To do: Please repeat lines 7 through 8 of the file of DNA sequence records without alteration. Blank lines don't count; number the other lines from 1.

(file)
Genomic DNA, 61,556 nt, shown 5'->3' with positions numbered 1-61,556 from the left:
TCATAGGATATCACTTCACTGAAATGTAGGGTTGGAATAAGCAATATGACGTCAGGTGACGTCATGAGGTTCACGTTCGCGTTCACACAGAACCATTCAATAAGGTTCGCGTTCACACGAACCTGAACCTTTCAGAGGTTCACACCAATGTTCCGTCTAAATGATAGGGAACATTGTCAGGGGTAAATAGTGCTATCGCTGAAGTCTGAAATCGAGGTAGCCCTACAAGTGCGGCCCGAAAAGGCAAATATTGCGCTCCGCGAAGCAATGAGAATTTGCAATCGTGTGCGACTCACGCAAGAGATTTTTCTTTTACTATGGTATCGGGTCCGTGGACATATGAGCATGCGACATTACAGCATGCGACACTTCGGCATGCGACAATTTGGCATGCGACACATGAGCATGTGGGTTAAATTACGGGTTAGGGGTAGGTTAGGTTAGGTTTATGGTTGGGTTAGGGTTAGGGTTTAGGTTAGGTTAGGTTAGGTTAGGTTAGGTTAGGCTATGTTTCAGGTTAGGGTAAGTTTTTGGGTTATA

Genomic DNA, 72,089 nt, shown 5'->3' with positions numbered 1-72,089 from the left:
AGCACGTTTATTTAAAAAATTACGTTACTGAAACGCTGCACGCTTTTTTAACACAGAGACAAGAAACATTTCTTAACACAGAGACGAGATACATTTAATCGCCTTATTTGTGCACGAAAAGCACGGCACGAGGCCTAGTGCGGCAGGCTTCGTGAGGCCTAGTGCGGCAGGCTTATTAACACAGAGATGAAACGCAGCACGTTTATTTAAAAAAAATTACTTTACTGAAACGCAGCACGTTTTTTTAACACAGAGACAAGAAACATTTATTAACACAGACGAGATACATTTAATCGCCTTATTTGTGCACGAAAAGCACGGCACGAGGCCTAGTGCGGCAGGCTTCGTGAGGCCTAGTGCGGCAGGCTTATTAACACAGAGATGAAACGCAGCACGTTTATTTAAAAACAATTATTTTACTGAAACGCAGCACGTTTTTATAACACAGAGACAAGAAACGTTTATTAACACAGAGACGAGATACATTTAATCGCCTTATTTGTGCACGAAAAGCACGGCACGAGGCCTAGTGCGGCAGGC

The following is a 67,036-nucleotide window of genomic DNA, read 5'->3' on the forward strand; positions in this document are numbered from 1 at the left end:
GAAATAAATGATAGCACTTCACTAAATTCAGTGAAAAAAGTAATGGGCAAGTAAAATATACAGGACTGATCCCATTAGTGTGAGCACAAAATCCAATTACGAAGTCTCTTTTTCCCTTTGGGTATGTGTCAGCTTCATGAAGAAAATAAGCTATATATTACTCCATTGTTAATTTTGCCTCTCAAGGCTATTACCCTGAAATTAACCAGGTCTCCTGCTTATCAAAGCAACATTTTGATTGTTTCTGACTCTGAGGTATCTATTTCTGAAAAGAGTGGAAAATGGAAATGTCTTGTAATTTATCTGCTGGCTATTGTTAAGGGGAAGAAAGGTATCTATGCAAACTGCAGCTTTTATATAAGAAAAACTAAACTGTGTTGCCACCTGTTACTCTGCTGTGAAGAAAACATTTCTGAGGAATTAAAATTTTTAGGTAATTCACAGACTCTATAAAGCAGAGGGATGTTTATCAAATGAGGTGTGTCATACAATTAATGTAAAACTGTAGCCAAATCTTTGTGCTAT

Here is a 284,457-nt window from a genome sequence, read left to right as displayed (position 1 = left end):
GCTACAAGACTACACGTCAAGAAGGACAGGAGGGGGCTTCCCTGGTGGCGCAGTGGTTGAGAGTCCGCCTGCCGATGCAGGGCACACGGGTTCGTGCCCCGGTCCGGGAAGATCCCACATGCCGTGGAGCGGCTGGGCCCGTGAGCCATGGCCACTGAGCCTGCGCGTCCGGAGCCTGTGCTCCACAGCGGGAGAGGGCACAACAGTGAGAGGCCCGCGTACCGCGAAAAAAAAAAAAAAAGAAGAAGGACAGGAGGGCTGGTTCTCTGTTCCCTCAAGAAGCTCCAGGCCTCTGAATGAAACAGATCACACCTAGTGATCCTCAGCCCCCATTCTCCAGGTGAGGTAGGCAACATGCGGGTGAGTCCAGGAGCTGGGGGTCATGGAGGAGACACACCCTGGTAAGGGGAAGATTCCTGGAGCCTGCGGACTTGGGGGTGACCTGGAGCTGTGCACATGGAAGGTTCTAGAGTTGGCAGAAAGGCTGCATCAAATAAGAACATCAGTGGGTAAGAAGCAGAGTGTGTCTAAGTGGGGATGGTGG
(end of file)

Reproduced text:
Here is a 284,457-nt window from a genome sequence, read left to right as displayed (position 1 = left end):
GCTACAAGACTACACGTCAAGAAGGACAGGAGGGGGCTTCCCTGGTGGCGCAGTGGTTGAGAGTCCGCCTGCCGATGCAGGGCACACGGGTTCGTGCCCCGGTCCGGGAAGATCCCACATGCCGTGGAGCGGCTGGGCCCGTGAGCCATGGCCACTGAGCCTGCGCGTCCGGAGCCTGTGCTCCACAGCGGGAGAGGGCACAACAGTGAGAGGCCCGCGTACCGCGAAAAAAAAAAAAAAAGAAGAAGGACAGGAGGGCTGGTTCTCTGTTCCCTCAAGAAGCTCCAGGCCTCTGAATGAAACAGATCACACCTAGTGATCCTCAGCCCCCATTCTCCAGGTGAGGTAGGCAACATGCGGGTGAGTCCAGGAGCTGGGGGTCATGGAGGAGACACACCCTGGTAAGGGGAAGATTCCTGGAGCCTGCGGACTTGGGGGTGACCTGGAGCTGTGCACATGGAAGGTTCTAGAGTTGGCAGAAAGGCTGCATCAAATAAGAACATCAGTGGGTAAGAAGCAGAGTGTGTCTAAGTGGGGATGGTGG